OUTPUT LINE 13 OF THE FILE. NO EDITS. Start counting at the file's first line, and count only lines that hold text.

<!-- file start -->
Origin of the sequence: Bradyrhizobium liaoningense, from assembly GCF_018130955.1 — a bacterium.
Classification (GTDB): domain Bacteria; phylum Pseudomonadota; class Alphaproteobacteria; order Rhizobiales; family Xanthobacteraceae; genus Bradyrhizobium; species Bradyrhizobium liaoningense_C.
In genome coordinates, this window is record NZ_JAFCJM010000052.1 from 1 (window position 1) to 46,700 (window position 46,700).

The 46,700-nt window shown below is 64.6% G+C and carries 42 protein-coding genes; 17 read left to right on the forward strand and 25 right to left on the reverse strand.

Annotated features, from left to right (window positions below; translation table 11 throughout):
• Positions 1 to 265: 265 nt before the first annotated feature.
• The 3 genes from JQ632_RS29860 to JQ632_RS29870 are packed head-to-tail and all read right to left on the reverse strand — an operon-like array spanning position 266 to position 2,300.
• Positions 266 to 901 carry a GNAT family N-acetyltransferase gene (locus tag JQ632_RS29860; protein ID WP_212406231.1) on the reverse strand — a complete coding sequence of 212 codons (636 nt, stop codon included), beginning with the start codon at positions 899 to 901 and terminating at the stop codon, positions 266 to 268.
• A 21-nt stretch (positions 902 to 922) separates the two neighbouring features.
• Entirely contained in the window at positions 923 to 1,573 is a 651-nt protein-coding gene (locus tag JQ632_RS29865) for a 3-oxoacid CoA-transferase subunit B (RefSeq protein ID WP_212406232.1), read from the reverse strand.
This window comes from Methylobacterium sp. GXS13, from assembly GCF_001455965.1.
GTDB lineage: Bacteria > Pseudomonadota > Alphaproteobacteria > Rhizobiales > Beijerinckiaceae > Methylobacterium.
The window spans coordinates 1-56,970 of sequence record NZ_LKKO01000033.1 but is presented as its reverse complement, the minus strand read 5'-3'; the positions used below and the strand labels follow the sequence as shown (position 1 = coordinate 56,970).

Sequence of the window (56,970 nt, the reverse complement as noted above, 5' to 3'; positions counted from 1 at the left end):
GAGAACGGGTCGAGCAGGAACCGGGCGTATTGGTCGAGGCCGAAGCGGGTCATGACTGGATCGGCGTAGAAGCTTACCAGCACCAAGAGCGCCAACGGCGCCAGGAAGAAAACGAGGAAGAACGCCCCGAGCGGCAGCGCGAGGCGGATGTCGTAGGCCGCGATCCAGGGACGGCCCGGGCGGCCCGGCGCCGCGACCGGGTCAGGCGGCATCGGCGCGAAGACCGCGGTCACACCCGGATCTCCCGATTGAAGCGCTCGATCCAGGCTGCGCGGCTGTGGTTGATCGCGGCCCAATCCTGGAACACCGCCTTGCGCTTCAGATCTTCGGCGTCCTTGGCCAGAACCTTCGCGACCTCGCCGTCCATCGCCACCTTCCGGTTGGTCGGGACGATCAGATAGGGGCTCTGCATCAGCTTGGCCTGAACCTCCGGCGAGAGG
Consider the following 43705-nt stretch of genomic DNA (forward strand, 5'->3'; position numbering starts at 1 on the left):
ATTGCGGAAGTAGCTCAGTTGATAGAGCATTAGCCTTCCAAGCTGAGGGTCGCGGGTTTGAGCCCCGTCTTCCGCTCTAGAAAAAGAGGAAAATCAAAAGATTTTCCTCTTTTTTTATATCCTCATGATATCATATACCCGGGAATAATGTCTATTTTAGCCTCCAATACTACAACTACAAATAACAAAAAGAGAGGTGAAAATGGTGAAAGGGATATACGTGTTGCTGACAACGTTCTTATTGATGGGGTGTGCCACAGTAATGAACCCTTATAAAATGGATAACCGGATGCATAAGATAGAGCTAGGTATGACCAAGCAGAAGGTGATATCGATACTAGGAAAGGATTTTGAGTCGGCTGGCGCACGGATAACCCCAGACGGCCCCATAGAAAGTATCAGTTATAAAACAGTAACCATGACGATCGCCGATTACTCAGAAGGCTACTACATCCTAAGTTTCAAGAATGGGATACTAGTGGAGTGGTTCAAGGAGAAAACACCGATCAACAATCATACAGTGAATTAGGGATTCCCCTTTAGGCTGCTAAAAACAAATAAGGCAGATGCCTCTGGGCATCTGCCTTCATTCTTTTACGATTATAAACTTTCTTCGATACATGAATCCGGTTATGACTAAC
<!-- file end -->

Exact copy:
The window spans coordinates 1-56,970 of sequence record NZ_LKKO01000033.1 but is presented as its reverse complement, the minus strand read 5'-3'; the positions used below and the strand labels follow the sequence as shown (position 1 = coordinate 56,970).